“We are all undergoing major reengineering and transformation at our institutions, to try to navigate for not only a surviving future, but a flourishing future,” said Barry Corey, president of Biola University, in our March 25 webinar on the future of theological education. Corey, Dean Abson Joseph of Wesley Seminary and Professor Ellen Marmon of Asbury Theological Seminary discussed what presidents, deans and faculty may not know about one another’s roles, and how we can collaborate better in these intensely challenging times.
Check out the video below to dive into the frank, provocative and very hopeful discussion that emerged when a president, a dean and a professor walked into a webinar.
And make a note on your calendar today to join us for two future opportunities that will carry the conversation forward!
Registration is now open for our annual Karam Forum gathering, which will take place in Ft. Worth in November 18-19. You can either join us live and in person, or via Zoom from wherever you are. Chris Brooks, Jennifer Powell McNutt, Gavin Ortlund, David French, Michael Wear and more will help us collaborate to build the future of theological education, with a focus on justice and discipleship.
Our final spring webinar is coming on April 15. The conversation will include:
- Scott Rae, Talbot School of Theology
- Jessie Swigart of Covenant Theological Seminary
- Philip Thompson of Sioux Falls Seminary
Our topic will be “Embracing the Slash after COVID.” More and more faculty have dual roles – we are faculty “slash” something else. Instead of laboring under this as a burden, how can we embrace the dual role as an opportunity to revitalize the shared governance model for faculty leadership?
The webinar will meet on Thursday, April 15 at 11:00-11:45am central time (noon eastern/9:00 Pacific). It will be free and there is no registration.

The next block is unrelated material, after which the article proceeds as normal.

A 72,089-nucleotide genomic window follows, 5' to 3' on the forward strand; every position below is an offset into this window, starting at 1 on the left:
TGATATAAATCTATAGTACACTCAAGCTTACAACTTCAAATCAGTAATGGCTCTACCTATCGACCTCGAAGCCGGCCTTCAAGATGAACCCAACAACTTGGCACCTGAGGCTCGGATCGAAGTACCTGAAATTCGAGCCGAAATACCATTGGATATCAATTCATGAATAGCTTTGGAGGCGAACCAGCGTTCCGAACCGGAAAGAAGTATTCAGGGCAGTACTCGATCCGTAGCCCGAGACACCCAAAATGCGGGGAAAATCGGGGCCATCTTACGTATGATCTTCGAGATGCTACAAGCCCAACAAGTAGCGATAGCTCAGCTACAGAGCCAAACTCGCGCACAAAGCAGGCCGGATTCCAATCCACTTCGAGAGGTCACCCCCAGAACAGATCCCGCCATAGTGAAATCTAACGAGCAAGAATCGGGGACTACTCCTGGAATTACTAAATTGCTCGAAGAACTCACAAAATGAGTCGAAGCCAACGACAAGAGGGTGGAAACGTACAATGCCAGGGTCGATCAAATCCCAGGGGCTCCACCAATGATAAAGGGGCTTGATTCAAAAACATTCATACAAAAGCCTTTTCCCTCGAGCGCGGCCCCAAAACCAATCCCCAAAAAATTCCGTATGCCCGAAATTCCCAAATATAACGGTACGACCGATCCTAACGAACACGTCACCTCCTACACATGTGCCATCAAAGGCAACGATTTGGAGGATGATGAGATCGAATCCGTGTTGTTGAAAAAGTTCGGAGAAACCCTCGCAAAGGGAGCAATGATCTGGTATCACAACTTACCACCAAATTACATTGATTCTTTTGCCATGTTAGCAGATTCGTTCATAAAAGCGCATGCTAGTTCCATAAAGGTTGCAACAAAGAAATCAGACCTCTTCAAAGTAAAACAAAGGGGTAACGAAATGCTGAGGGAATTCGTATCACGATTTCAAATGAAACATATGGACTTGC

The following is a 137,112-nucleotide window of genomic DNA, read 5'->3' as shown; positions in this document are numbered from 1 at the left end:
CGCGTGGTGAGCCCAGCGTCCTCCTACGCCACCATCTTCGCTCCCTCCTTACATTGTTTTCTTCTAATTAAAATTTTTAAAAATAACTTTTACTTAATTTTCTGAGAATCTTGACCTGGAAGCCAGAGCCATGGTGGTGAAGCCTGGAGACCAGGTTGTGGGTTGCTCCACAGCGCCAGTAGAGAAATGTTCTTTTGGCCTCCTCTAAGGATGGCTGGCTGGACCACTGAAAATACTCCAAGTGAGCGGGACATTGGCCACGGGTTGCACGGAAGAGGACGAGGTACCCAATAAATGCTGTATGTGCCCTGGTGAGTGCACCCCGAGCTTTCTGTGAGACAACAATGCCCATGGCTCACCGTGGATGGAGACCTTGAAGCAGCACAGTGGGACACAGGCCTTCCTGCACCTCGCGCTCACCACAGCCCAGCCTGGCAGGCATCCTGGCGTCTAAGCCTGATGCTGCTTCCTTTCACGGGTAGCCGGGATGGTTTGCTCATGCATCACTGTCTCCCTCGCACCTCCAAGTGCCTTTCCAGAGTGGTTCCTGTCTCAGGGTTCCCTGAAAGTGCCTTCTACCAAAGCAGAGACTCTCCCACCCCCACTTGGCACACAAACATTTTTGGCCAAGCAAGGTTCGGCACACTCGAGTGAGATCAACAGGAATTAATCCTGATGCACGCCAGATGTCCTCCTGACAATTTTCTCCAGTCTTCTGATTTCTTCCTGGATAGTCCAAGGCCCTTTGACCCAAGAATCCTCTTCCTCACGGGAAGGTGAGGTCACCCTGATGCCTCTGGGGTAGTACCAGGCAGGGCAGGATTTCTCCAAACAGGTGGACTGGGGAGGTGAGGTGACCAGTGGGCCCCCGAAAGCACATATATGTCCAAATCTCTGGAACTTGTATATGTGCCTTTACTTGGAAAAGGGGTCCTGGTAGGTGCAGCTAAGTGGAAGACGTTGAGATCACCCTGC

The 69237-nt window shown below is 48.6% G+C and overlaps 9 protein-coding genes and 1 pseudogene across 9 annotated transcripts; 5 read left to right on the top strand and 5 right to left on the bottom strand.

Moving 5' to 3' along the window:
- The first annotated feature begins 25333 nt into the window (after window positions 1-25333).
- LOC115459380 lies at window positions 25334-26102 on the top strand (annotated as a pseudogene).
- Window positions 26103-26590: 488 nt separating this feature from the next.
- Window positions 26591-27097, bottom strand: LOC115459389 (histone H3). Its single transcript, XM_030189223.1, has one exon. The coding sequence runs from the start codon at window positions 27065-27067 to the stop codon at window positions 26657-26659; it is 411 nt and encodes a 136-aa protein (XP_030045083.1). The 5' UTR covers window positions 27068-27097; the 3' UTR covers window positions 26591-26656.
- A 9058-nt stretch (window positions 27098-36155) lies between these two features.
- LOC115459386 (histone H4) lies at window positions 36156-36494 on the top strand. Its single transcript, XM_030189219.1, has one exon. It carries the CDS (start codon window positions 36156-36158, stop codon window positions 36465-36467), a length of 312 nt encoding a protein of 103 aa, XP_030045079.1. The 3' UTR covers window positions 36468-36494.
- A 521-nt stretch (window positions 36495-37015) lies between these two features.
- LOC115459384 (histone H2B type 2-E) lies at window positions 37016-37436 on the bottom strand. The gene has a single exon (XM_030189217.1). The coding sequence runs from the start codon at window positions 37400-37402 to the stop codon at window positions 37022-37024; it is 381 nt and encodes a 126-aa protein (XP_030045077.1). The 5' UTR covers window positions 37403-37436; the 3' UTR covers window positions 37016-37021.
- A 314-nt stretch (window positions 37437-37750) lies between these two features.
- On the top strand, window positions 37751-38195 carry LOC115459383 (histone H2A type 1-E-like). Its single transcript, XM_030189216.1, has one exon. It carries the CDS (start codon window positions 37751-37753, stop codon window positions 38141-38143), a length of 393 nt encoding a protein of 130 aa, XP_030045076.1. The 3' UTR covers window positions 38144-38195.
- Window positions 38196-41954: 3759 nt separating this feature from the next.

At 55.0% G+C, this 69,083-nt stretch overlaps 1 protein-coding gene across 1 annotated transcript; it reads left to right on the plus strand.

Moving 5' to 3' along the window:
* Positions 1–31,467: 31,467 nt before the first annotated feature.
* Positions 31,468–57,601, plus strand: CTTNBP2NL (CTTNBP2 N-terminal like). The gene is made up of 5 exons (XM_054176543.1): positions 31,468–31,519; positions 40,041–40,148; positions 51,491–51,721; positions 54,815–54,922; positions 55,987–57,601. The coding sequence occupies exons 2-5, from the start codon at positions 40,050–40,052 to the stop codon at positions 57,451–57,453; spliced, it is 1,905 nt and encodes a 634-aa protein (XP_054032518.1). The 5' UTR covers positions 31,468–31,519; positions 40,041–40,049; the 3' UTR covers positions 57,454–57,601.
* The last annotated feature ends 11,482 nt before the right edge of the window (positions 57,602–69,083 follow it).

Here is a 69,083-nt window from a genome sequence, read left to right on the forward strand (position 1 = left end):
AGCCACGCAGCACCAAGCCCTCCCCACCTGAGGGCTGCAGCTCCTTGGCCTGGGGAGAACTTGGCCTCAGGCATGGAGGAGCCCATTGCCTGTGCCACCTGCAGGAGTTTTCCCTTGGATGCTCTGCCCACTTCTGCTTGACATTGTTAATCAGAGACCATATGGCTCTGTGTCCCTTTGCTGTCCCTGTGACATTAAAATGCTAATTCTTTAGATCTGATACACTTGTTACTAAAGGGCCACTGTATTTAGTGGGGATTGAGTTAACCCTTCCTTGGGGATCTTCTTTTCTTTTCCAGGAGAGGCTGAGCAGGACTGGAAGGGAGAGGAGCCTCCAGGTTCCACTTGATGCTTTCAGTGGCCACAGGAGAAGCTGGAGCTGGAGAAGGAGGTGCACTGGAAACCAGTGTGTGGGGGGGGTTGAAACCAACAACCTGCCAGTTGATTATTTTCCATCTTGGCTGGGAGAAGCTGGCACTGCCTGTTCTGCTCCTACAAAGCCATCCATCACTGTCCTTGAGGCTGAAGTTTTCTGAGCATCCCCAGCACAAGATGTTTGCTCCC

Just open this link when it’s time to start.
Put it on your calendar today!
And please spread the word – all are welcome.
As we look forward to future discussions on April 15 and November 18-19, check out the insights from our March 25 webinar below.
What I Wish My President/Dean/Faculty Knew in the New Reality
Our schools have inherited a model that sees education merely as obtaining information, which often produces the kind of disconnection between theological knowledge and real life that Darrell Bock spoke about at our last Karam Forum in January. This leaves students inadequately prepared for the challenges of the advanced modern world. The deeper and older tradition of theological education conceives of education as obtaining not just information, but formation. In the ON, we have been working toward a fresh expression of that tradition for our time.
In our March 25 webinar, Donald Guthrie of Trinity Evangelical Divinity School facilitated a discussion between a president, a dean and a faculty member on how we can better collaborate in the formative task of education. The conversation yielded delightful surprises and provocative challenges.
Asked what challenges he faced in his role, Corey said: “The burdens for presidents are greater than ever. As my old boss, Bob Cooley, longtime president of Gordon-Conwell, said, we bear a burden of accumulated grievances – difficult, intractable problems that are not resolved elsewhere end up on our desks.” He also mentioned the challenge of “conveying both hope and reality at the same time”; responding to “anxious constituencies”; and “the burden of loneliness – as presidents, we have no peer” in the institution.
Joseph stressed the unique position of deans as “in the middle” – reporting to the president, but also responsible to the faculty in a way that summons them to an uncomfortable dual stewardship. Deans carry “the burden of finding balance – balance between implementing the school’s mission and caring for the faculty, caring for students, caring for the institution.”